Someone who is pretending not to be hurt or upset, immediately interests a reader. If your character is lonely and unhappy but acts like they’re perfectly fine in front of others, that kind of behaviour can be both appealing and intriguing.

Thursday, 17 January 2013

Sympathetic Characters Part 2: Suffering

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When it comes to feeling sympathy, our emotion are hardwired to be triggered by the distress of others.

It can be tempting to avoid putting your characters (especially the ones you like) in too much pain and agony. Whether physical or mental, any kind of suffering can feel like a betrayal of characters you’ve become very fond of.

Unfortunately, if you don’t put them through the wringer their problems will seem minor and not worth worrying about.

Monday, 14 January 2013

Sympathetic Characters Part 1: Danger

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This first part of this series on creating emotional attachment between readers and characters is going to look at engendering sympathy, and in this particular post, by putting characters in risky situations. If you want the reader to feel concern for the characters in your story, putting them in danger is a simple way to do it.

Any time something of value is on the line, how the situation plays out will be of interest, and that is true for all the parties involved. But if you can communicate what’s at stake and make the reader as keen to avoid that outcome as the character, then it will amplify the level of interest in what happens next.

Thursday, 10 January 2013

Forcing Readers To Like Characters

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The story you’re writing may have the kind of lead character that people automatically root for. He may be a good guy doing the right thing; or a decent woman trying to sort out something that needs sorting. Heroic behaviour and overcoming adversity can bypass the whole need to tell the reader this is someone to cheer on. It’s obvious.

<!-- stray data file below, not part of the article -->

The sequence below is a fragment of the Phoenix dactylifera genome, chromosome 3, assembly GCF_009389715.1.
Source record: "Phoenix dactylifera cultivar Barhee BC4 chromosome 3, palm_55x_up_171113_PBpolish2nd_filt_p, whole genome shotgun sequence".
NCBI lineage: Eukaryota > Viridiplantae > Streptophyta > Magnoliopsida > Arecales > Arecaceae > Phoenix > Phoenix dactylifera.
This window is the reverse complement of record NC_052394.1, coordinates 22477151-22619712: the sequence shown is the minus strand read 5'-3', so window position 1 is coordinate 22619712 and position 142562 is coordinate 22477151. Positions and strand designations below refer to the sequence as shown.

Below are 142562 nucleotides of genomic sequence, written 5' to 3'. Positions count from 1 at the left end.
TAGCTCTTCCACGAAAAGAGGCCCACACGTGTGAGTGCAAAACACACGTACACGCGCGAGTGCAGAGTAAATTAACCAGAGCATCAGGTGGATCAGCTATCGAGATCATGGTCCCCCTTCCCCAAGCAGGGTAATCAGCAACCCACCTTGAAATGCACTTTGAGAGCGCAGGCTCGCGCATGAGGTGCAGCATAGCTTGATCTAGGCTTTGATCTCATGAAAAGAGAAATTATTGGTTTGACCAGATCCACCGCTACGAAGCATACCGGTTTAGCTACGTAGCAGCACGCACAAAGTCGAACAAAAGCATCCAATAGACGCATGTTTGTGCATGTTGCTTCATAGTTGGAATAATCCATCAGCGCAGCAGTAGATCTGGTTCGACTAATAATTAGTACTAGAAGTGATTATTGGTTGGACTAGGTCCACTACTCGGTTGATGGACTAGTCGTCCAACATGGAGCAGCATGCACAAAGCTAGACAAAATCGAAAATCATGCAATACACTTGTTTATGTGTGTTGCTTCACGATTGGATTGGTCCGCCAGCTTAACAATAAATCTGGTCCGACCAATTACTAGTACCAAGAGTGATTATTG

But they might be a little more complex than that. Maybe flawed, maybe even a bit awkward. Or they may not get to their heroic moment until much later in the story. How do you get the reader on board as quickly as possible without having to add ‘stick with it, things get good later’ at the bottom of each page?

Monday, 7 January 2013

2013 For Book Lovers

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Sometimes I’m reading an ebook and I’d like to flip forward and see how many more pages till the end of the chapter. But I can’t.

Or I might be on a train and see someone reading their Kindle or Nook, and I wonder what book they’re reading. Bu there’s no way to tell.

Then I pull out  up my own Kindle from the inside pocket of my jacket, with over a hundred books on it, and a bunch of comics, and even a couple of WIPs, and I think, it’s probably a fair exchange.

Thursday, 3 January 2013

Let Characters Be Wrong

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Nobody likes a perfect character. Someone who is super good at everything and gets everything right is annoying. 

Even the most suave secret agents of indestructible superheroes need to make mistakes in order to make the story interesting.  

There are two parts to using wrongness in a story. There’s the actual mistake (which sometimes isn’t known to be a mistake at the time), and there’s the consequences of the mistake, usually forcing the character to deal with powerful feeling of guilt or regret.